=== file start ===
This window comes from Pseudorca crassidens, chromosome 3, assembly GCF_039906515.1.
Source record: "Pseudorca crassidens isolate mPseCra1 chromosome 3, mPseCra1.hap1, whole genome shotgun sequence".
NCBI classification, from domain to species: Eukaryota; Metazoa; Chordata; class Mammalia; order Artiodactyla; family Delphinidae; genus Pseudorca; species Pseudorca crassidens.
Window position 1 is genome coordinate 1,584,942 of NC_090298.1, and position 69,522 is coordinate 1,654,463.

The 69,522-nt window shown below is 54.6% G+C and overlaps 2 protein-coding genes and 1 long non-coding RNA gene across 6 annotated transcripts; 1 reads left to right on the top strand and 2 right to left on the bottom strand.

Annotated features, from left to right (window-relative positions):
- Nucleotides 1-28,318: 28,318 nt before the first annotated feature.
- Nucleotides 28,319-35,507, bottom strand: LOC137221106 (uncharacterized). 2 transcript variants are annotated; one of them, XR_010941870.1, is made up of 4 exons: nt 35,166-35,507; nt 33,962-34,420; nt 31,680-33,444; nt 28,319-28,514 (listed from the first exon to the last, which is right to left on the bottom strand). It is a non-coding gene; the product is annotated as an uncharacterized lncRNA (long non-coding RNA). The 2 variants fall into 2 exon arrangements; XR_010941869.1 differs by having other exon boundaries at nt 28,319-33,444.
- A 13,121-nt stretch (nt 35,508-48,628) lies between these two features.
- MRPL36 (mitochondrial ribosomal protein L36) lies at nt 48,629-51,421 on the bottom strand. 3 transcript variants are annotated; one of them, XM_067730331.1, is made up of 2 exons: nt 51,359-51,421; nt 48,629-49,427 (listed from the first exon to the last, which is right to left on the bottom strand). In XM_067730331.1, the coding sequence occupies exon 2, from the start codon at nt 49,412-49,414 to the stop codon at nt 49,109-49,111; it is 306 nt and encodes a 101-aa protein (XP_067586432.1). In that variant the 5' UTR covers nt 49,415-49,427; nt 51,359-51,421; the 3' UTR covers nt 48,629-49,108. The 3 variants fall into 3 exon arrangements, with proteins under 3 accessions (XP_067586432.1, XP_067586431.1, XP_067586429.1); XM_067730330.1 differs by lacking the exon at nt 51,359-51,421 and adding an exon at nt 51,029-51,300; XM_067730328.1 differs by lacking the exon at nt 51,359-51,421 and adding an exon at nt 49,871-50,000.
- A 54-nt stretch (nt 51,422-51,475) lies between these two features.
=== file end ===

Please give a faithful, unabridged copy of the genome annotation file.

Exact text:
This window comes from Pseudorca crassidens, chromosome 3, assembly GCF_039906515.1.
Source record: "Pseudorca crassidens isolate mPseCra1 chromosome 3, mPseCra1.hap1, whole genome shotgun sequence".
NCBI classification, from domain to species: Eukaryota; Metazoa; Chordata; class Mammalia; order Artiodactyla; family Delphinidae; genus Pseudorca; species Pseudorca crassidens.
Window position 1 is genome coordinate 1,584,942 of NC_090298.1, and position 69,522 is coordinate 1,654,463.

The 69,522-nt window shown below is 54.6% G+C and overlaps 2 protein-coding genes and 1 long non-coding RNA gene across 6 annotated transcripts; 1 reads left to right on the top strand and 2 right to left on the bottom strand.

Annotated features, from left to right (window-relative positions):
- Nucleotides 1-28,318: 28,318 nt before the first annotated feature.
- Nucleotides 28,319-35,507, bottom strand: LOC137221106 (uncharacterized). 2 transcript variants are annotated; one of them, XR_010941870.1, is made up of 4 exons: nt 35,166-35,507; nt 33,962-34,420; nt 31,680-33,444; nt 28,319-28,514 (listed from the first exon to the last, which is right to left on the bottom strand). It is a non-coding gene; the product is annotated as an uncharacterized lncRNA (long non-coding RNA). The 2 variants fall into 2 exon arrangements; XR_010941869.1 differs by having other exon boundaries at nt 28,319-33,444.
- A 13,121-nt stretch (nt 35,508-48,628) lies between these two features.
- MRPL36 (mitochondrial ribosomal protein L36) lies at nt 48,629-51,421 on the bottom strand. 3 transcript variants are annotated; one of them, XM_067730331.1, is made up of 2 exons: nt 51,359-51,421; nt 48,629-49,427 (listed from the first exon to the last, which is right to left on the bottom strand). In XM_067730331.1, the coding sequence occupies exon 2, from the start codon at nt 49,412-49,414 to the stop codon at nt 49,109-49,111; it is 306 nt and encodes a 101-aa protein (XP_067586432.1). In that variant the 5' UTR covers nt 49,415-49,427; nt 51,359-51,421; the 3' UTR covers nt 48,629-49,108. The 3 variants fall into 3 exon arrangements, with proteins under 3 accessions (XP_067586432.1, XP_067586431.1, XP_067586429.1); XM_067730330.1 differs by lacking the exon at nt 51,359-51,421 and adding an exon at nt 51,029-51,300; XM_067730328.1 differs by lacking the exon at nt 51,359-51,421 and adding an exon at nt 49,871-50,000.
- A 54-nt stretch (nt 51,422-51,475) lies between these two features.